“It was all I could pick up from Anna,” said Jonathan, referring to Anna’s Scottish heritage.
Holding hands, they walked the short distance that remained to the manor house. The luncheon would be held indoors as it was still too fresh to eat outside. More than two hundred people went with them. They were the pinnacle of society. Ever since the prince regent had bestowed such honor on the now famous American, the Carlyle’s had, in a sense, attained celebrity status. An invitation to the wedding was considered a must in the year’s social calendar.
“Ah, the bride and groom. Isn’t she lovely?” announced the prince regent. He was attired in his usual extravagant ensemble that this time had taken on the persona of an admiral in the Royal Navy. He stood happily in the drawing room quaffing champagne with Amelia’s father, the Duke of Brandon and two members of the ‘Dandy Club’.
“Here, here,” said Sir Thomas with pride lacing his voice.
“And married to a laird no less.” The regent winked at Jonathan who smiled back at him. “Ah, I see that your best man is never far behind you, Mitchell,” said the regent when he saw Jake and Anna stepping into the drawing room with more and more wedding guests.
“He is a very good friend,” said Jonathan.
“That he is,” concurred the regent.
“Priney, it is wonderful to see you. We must play another game of backgammon very soon. The last time you really got the better of me,” said Jake, approaching. To Anna’s chagrin, he had been spending quite some time at the White’s Club in London as of late.
The regent chuckled. “It was but mere luck, Jake. But I will take up the challenge,” he said with a wink.
“Not today the two of yewon’t,” said Anna in her customary direct manner. “This is a wedding celebration and not some gathering of drunken men trying to avoid their women.”
The regent arched his eyebrows. Those people that had heard the remark started to take a few steps back lest the royal deflate his corpulence in wrath. “So, this is your betrothed, Jake?” he asked, eying the feisty Scotswoman.
Jake inclined his head. “Yes, I have the good fortune to call this woman as such. She is a singular red rose in a garden of white blooms.”
The regent’s face lit up. “I would have to agree with you…singular in that she has a great many thorns. Do be careful, dear Jake, for I have the feeling that this lady has the better of you.”
This remark invited much hilarity. “What would a rose be without the odd thorn, Priney. I would have her no other way,” said Jake, looking at Anna fondly.
Jake and the regent continued to exchange hearty banter. Jonathan and Sir Thomas stepped to the side so that they could discuss business. They made especially sure that they were out of the regent’s earshot because everybody knew that he abhorred commercial speak.
“So, my dear. You look like the happiest woman in the whole of England,” said the Duke of Brandon, fondly.
“I am, Your Grace. I could not be more pleased,” said Amelia.
“Then I am too. I find there is nothing more enticing than a woman in love,” he said.
“Always the romantic my husband,” said a lady’s voice. The sound was crisp and authoritative but not unappealing.
Amelia’s gaze instantly sought out its source. Standing before her was a handsome lady well into her fifties. Amelia’s estimate of her age was based on mere assumption. She had guessed, assuming she would be just as old as the duke whom she knew was slightly over sixty.
“So, we finally meet, Lady Mackinnon of Mitchell.” The tall woman with the silvery grey hair and the aristocratic face that exuded the apex of breeding held out a gloved hand.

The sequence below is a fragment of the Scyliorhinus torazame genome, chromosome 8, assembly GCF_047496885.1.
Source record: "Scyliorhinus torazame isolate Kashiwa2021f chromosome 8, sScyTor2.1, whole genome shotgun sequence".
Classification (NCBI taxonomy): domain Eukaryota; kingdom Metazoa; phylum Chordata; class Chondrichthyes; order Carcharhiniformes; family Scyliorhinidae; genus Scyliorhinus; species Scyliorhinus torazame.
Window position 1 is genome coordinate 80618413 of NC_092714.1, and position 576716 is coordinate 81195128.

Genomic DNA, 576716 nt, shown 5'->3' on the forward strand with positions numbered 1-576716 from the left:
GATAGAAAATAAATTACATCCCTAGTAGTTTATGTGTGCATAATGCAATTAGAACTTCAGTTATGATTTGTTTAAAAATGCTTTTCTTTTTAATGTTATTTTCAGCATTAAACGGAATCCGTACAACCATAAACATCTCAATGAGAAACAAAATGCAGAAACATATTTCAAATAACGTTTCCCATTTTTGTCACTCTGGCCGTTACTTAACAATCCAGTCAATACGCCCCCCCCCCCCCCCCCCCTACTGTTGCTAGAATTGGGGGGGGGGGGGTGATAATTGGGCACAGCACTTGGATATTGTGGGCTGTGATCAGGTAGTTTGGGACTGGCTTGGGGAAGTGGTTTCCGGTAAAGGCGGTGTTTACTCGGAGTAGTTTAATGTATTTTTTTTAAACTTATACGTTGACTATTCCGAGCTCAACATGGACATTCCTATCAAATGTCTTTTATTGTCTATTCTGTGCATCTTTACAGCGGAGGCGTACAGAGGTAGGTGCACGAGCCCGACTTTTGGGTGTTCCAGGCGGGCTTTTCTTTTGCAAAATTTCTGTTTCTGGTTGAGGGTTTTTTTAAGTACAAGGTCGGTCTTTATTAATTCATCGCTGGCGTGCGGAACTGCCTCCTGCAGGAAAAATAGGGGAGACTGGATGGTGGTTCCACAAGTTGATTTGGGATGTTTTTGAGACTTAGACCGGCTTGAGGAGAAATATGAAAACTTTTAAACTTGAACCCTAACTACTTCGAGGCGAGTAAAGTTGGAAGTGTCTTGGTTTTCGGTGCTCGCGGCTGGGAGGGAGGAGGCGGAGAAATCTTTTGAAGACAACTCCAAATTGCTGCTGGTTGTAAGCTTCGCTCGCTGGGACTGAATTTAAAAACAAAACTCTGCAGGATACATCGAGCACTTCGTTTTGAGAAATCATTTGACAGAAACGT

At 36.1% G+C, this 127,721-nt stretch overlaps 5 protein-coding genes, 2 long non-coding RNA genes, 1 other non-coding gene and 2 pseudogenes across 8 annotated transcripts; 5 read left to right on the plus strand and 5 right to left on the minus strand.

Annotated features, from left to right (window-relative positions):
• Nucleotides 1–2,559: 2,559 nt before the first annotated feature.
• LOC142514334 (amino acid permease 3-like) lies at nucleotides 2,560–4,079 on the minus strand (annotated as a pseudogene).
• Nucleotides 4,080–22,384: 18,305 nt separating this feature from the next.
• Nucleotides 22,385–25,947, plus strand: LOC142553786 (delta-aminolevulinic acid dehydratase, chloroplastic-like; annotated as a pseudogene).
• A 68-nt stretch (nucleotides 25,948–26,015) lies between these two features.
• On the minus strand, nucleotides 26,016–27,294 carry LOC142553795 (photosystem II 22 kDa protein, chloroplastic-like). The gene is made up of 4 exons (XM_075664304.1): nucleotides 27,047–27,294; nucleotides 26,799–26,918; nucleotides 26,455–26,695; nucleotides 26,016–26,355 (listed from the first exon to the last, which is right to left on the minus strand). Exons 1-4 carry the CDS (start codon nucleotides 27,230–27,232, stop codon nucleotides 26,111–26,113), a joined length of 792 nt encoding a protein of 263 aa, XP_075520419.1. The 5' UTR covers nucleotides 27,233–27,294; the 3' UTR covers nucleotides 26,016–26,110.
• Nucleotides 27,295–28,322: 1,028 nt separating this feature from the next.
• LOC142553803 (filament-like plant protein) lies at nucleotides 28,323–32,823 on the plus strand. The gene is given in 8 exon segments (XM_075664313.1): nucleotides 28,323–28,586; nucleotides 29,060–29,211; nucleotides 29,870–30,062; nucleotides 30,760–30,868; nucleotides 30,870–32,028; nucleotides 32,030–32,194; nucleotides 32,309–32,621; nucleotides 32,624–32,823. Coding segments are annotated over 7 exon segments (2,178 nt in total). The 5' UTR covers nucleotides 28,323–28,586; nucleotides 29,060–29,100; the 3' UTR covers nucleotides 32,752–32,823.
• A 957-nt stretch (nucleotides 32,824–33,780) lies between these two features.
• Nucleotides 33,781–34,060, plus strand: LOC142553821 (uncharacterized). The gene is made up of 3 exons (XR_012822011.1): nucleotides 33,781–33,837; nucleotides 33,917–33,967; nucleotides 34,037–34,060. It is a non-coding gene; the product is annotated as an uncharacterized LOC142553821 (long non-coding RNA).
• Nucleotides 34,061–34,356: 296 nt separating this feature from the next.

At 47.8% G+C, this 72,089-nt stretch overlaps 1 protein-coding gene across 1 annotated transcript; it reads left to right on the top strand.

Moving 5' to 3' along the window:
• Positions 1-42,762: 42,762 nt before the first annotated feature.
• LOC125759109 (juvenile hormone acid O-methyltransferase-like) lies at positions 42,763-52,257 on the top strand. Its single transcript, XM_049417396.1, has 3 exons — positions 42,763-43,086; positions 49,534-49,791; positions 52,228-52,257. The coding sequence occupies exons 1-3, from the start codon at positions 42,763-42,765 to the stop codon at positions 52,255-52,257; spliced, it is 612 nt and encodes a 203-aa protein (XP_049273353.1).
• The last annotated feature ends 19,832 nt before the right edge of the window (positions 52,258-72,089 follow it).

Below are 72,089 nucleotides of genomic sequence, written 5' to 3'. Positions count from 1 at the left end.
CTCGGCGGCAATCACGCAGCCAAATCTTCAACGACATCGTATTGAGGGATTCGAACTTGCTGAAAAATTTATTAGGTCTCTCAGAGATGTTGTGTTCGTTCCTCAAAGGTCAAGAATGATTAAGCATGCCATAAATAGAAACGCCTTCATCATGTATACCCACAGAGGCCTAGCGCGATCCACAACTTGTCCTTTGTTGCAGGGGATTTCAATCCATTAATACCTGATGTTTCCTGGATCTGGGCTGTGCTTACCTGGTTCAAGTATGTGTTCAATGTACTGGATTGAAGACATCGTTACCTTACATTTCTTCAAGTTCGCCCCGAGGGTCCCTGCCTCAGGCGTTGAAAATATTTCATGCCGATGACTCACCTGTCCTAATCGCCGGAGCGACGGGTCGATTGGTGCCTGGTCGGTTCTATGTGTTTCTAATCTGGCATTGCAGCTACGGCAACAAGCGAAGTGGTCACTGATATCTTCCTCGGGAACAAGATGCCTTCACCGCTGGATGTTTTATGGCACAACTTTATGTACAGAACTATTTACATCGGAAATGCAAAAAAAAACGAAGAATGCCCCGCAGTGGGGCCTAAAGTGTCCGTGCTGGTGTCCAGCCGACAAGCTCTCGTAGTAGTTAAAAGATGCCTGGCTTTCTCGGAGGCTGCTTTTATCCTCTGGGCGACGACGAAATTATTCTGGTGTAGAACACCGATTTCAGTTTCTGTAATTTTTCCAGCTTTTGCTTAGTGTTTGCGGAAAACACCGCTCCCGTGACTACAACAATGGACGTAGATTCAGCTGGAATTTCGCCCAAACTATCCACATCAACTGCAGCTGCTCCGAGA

Not knowing what else to do, Amelia curtseyed. The Duchess of Brandon was like a force of nature; it was as if she could will people to do her bidding with just the strength of her gaze. “It is a pleasure to make your acquaintance, Your Grace,” she said, taking the proffered hand.
To Amelia’s surprise the duchess smiled. “Your love affair with the American has taken England by storm, my dear.” Her words were not in malice no matter the phraseology.
“It is not what we wanted, Your Grace. We fell in love,” said Amelia, stiffening her posture in preparation for a confrontation with the mother of her erstwhile betrothed.
“Indeed…there is no more worthier cause than love.” She stroked her husband’s arm affectionately. “I wish you both the best of luck, my dear.” With those words, she departed.
“Does she not despise me?” Amelia was flabbergasted.
The duke chuckled. “My darling wife knows of the mistakes she made with our son. In fact, it was her idea to send him to India in the first place. I was not entirely sure at first, but ultimately I saw the wisdom in her decision.” The duke pleated his brow. “It appears William Congreve had a point when he coined the saying ‘Hell hath no fury like a woman scorned’. It appears that she was rather put out by our son’s behavior towards you.”
“How did she know? I never met the duchess before today,” said Amelia.
“She knows everything, my dear.”
The duke said no more on the subject as they slowly moved in the direction of the ballroom that had been prepared for a large banquet. Before them, Jonathan and her father, still in deep conversation, walked. Priney and Jake were exchanging jokes with the ‘Dandy Club’ and to Amelia’s great surprise, Anna was conversing with the Duchess of Waverly and her mother.
The world was a strange place she decided. Social and nationalistic divide were such pillars in the world she lived in, and yet, here she was among people representing both those compasses and still there was harmony. Maybe there was hope for the future after all, she thought. There had to be. She loved Jonathan and soon they would be one not only in soul but also in body – ultimately, love would always prevail.
Ah, before you go...